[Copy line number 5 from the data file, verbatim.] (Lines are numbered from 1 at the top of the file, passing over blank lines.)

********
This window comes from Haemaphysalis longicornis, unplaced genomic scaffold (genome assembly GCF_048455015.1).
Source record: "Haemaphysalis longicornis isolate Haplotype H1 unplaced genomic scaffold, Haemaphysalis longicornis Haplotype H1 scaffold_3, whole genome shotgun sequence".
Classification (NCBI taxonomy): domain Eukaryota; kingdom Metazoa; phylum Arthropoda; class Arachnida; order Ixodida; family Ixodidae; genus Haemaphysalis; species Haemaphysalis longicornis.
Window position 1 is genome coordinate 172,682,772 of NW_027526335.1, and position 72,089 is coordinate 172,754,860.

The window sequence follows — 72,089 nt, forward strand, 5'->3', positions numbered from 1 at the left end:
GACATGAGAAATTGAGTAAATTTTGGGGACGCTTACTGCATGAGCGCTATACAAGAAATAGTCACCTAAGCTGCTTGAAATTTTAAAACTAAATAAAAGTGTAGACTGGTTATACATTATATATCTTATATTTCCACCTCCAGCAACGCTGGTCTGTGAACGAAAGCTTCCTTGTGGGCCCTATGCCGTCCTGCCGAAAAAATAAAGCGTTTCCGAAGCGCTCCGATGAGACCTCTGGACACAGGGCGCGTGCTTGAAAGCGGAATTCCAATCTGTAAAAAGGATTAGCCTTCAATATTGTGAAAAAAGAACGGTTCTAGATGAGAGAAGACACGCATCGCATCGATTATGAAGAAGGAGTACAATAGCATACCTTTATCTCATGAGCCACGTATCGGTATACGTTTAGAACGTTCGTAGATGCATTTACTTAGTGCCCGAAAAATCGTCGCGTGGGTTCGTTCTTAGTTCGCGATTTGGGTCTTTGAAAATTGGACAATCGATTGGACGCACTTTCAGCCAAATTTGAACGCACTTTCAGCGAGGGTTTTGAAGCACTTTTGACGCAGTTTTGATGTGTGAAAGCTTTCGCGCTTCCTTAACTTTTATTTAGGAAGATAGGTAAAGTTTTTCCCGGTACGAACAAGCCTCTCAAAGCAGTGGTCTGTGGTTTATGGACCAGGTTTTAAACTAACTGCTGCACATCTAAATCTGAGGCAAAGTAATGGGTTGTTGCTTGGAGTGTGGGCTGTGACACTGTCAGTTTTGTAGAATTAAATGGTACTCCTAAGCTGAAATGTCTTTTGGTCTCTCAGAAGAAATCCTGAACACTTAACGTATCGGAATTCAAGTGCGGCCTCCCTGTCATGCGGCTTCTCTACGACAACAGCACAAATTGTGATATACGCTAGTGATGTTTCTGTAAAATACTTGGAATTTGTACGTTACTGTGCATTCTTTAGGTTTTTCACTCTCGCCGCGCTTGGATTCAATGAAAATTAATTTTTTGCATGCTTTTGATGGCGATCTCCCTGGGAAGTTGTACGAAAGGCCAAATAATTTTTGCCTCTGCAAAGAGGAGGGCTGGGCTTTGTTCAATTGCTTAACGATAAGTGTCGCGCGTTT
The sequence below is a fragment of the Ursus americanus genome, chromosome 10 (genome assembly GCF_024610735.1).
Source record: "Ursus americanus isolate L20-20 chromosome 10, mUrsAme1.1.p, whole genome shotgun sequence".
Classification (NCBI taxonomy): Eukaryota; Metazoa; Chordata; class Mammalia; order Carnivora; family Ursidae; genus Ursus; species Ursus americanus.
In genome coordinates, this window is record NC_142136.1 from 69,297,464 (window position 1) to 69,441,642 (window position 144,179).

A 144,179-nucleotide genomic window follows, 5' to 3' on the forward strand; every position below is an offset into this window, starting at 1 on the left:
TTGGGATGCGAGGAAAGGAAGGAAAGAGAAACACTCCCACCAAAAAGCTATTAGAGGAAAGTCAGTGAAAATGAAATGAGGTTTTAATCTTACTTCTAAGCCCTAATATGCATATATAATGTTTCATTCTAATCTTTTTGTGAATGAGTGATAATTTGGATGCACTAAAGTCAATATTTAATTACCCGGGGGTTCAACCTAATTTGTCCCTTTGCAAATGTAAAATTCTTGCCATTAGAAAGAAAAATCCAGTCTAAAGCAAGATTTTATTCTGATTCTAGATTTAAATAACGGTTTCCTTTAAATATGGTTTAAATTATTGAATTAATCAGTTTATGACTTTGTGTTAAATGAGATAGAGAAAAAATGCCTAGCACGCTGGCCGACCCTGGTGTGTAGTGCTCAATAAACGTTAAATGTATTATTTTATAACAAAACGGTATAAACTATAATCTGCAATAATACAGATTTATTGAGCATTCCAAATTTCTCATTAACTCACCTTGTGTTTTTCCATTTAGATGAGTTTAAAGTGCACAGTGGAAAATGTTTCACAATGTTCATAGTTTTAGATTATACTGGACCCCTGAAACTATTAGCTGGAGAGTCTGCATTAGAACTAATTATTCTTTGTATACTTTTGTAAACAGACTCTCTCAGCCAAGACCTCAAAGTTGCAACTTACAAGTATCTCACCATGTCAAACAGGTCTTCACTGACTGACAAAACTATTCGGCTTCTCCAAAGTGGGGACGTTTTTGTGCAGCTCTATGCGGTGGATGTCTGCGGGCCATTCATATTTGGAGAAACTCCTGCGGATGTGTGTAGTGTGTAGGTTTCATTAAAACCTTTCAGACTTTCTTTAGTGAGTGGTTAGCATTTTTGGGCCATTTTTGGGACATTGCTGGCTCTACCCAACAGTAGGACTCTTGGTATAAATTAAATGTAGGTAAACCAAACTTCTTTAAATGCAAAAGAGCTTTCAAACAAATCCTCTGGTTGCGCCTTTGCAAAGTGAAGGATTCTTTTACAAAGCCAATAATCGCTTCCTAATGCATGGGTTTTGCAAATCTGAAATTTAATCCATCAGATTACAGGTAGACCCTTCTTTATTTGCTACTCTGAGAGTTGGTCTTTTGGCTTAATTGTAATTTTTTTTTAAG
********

The window sequence follows — 72,089 nt, forward strand, 5'->3', positions numbered from 1 at the left end: